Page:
Babbitt v. Sweet Home Chapter, Communities for Great Ore., 515 U.S. 687, 8 (1995)

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Opinion of the Court

ing Chevron U. S. A. Inc. v. Natural Resources Defense Council, Inc., 467 U. S. 837, 843 (1984)). The District Court therefore entered summary judgment for petitioners and dismissed respondents' complaint.

A divided panel of the Court of Appeals initially affirmed the judgment of the District Court. 1 F. 3d 1 (CADC 1993). After granting a petition for rehearing, however, the panel reversed. 17 F. 3d 1463 (CADC 1994). Although acknowledging that "[t]he potential breadth of the word 'harm' is indisputable," id., at 1464, the majority concluded that the immediate statutory context in which "harm" appeared counseled against a broad reading; like the other words in the definition of "take," the word "harm" should be read as applying only to "the perpetrator's direct application of force against the animal taken . . . . The forbidden acts fit, in ordinary language, the basic model 'A hit B.' " Id., at 1465. The majority based its reasoning on a canon of statutory construction called noscitur a sociis, which holds that a word is known by the company it keeps. See Neal v. Clark, 95 U. S. 704, 708-709 (1878).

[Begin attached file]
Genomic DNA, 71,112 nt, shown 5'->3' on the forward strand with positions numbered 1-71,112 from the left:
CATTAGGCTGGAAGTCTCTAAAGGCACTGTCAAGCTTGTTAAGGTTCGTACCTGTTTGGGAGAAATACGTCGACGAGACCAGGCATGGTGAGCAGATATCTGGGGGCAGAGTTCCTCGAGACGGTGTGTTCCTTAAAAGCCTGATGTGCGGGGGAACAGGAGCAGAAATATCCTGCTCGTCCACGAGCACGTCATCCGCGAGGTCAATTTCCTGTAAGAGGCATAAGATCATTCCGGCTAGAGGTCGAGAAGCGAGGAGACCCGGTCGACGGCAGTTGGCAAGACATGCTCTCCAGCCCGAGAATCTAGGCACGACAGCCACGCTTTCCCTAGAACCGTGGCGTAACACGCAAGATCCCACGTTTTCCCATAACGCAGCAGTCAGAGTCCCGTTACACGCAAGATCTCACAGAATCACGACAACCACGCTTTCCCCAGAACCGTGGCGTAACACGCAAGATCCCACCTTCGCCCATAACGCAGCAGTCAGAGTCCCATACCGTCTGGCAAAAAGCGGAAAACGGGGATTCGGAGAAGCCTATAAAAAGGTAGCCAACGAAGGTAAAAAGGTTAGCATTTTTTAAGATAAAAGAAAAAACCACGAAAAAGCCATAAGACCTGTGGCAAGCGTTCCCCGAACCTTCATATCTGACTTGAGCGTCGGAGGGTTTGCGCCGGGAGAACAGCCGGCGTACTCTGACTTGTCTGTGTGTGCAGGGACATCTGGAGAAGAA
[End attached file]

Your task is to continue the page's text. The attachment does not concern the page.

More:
The majority claimed support for its construction from a decision of the Ninth Circuit that narrowly construed the word "harass" in the Marine Mammal Protection Act of 1972, 16 U. S. C. 1372(a)(2)(A), see United States v. Hayashi, 5 F. 3d 1278, 1282 (1993); from the legislative history of the ESA; 7 from its view that Congress must not have intended the purportedly broad curtailment of private property rights that the Secretary's interpretation permitted; and from the ESA's land acquisition provision in 5 and restriction on federal agencies' activities regarding habitat in 7, both of which the court saw as evidence that Congress had not intended the 9 "take" prohibition to reach habitat modi-7 Judge Sentelle filed a partial concurrence in which he declined to join the portions of the court's opinion that relied on legislative history. See 17 F. 3d 1463, 1472 (CADC 1994).

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